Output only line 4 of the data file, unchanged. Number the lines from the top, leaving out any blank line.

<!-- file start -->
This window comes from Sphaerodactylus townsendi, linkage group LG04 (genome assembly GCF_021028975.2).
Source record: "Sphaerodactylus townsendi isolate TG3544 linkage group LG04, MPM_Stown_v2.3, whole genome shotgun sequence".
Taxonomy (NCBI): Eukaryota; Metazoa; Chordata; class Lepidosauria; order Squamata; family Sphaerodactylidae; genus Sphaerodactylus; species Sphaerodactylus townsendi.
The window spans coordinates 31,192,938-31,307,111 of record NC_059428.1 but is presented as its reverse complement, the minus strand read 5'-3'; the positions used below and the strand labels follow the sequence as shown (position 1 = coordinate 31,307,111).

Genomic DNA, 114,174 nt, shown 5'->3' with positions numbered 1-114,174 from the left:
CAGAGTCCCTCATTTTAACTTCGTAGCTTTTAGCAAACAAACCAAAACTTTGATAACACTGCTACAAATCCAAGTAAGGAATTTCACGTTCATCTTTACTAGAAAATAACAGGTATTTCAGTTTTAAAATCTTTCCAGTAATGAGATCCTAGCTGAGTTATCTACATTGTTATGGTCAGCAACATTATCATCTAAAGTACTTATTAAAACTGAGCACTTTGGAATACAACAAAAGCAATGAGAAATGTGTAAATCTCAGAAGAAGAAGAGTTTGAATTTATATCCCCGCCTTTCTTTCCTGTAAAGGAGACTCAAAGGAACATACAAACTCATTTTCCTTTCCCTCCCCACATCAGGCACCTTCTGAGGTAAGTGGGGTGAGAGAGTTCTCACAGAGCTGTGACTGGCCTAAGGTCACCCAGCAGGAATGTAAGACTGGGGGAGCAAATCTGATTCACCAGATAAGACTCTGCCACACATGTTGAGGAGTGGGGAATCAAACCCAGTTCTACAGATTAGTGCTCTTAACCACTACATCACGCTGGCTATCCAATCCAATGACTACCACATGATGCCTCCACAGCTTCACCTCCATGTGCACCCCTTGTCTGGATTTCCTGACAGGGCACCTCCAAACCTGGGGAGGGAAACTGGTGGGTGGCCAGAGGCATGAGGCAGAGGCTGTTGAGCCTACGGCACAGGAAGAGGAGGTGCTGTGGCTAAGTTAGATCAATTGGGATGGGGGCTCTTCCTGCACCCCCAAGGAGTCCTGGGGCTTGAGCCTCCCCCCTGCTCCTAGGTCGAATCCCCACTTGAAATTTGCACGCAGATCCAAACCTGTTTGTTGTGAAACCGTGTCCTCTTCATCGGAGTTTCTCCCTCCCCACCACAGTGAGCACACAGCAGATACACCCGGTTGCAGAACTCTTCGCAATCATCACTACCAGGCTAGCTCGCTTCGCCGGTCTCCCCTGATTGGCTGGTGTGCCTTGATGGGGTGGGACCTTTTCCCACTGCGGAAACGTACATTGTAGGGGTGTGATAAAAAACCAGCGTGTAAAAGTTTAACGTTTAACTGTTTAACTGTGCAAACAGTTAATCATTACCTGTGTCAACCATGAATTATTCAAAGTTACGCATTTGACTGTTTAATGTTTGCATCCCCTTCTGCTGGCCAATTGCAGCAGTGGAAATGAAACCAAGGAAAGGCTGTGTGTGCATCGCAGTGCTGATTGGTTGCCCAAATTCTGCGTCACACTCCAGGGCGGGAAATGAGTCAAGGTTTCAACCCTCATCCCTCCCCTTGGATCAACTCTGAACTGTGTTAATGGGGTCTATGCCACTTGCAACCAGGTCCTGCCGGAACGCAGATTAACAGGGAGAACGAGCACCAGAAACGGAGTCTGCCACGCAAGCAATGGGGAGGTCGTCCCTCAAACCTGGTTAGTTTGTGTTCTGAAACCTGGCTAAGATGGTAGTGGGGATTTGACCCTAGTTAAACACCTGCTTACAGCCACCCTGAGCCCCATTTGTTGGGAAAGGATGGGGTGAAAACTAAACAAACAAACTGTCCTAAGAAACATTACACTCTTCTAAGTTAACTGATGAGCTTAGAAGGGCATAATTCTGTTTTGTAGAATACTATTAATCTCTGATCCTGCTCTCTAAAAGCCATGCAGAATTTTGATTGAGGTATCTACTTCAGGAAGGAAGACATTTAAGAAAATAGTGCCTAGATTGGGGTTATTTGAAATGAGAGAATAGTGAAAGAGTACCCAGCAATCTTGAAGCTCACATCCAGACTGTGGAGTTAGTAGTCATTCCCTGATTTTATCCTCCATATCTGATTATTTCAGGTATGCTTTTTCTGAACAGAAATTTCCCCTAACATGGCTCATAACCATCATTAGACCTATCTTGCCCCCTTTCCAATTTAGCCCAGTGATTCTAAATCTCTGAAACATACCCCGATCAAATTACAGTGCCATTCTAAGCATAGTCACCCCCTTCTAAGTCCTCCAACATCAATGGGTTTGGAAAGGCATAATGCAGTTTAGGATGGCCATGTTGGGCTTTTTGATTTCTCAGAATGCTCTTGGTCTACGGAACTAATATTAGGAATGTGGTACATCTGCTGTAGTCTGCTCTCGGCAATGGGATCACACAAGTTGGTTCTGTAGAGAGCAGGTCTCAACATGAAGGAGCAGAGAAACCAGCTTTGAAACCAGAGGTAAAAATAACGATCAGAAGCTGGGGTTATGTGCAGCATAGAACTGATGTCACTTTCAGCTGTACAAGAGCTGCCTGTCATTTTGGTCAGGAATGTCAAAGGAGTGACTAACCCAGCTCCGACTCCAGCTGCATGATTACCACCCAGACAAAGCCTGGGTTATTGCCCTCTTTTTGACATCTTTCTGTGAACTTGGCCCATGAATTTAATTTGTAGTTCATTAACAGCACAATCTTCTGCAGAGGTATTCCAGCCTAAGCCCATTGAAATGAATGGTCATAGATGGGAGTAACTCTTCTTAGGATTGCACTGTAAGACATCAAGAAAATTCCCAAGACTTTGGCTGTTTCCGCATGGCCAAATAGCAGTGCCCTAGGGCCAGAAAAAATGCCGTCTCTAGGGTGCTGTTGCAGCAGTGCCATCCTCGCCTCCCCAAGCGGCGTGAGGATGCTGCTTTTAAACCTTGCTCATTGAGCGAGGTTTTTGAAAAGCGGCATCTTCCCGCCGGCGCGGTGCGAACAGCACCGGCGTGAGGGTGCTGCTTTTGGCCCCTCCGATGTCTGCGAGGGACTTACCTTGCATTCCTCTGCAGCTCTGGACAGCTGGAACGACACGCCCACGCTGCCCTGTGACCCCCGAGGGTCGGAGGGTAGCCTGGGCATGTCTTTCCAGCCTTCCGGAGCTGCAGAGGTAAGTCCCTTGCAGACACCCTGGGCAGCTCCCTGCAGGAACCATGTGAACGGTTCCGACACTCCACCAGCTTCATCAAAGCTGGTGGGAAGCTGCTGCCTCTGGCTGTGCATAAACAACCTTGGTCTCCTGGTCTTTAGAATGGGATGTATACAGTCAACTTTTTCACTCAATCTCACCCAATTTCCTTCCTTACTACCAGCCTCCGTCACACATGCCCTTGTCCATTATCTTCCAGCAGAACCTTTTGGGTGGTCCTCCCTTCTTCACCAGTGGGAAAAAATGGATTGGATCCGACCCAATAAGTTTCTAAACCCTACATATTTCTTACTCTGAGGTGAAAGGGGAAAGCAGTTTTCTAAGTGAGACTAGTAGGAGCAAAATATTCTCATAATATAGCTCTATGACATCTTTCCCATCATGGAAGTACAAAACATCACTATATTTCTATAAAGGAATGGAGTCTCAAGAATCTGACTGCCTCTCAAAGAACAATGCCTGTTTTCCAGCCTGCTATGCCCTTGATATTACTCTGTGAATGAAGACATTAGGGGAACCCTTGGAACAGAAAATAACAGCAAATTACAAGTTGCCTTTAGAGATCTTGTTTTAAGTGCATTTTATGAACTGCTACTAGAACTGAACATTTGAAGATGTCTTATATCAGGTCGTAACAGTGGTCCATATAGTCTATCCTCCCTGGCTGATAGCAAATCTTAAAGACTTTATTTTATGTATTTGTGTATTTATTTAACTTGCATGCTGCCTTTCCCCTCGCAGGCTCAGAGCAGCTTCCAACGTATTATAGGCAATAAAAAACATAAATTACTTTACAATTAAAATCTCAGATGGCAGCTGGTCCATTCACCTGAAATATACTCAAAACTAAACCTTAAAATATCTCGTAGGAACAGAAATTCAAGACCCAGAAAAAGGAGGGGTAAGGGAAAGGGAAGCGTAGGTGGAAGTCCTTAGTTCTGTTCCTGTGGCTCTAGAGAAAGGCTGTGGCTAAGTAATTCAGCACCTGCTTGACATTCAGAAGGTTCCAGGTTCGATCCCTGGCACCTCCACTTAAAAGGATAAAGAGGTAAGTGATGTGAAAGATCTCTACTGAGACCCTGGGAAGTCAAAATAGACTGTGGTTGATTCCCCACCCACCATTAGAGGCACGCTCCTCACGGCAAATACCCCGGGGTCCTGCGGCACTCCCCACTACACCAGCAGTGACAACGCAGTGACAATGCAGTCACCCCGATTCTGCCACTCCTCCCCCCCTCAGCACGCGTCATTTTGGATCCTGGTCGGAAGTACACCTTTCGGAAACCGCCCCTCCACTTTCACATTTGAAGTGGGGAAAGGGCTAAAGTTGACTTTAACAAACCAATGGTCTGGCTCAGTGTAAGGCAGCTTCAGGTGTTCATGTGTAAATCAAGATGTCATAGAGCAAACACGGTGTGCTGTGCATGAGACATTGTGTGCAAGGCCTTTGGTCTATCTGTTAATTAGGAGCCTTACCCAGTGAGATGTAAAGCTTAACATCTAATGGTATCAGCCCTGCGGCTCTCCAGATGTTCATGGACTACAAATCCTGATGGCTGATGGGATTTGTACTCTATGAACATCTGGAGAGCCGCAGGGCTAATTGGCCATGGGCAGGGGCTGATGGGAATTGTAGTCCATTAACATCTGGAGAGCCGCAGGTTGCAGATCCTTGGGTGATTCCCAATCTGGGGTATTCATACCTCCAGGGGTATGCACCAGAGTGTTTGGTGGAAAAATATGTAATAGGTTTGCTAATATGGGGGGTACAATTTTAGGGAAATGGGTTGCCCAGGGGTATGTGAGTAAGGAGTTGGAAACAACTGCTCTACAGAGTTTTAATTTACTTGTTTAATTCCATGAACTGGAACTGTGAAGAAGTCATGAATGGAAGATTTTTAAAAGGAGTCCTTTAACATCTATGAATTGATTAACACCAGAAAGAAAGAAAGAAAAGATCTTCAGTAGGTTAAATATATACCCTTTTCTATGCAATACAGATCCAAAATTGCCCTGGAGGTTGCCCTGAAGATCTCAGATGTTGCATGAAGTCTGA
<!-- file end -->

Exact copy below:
The window spans coordinates 31,192,938-31,307,111 of record NC_059428.1 but is presented as its reverse complement, the minus strand read 5'-3'; the positions used below and the strand labels follow the sequence as shown (position 1 = coordinate 31,307,111).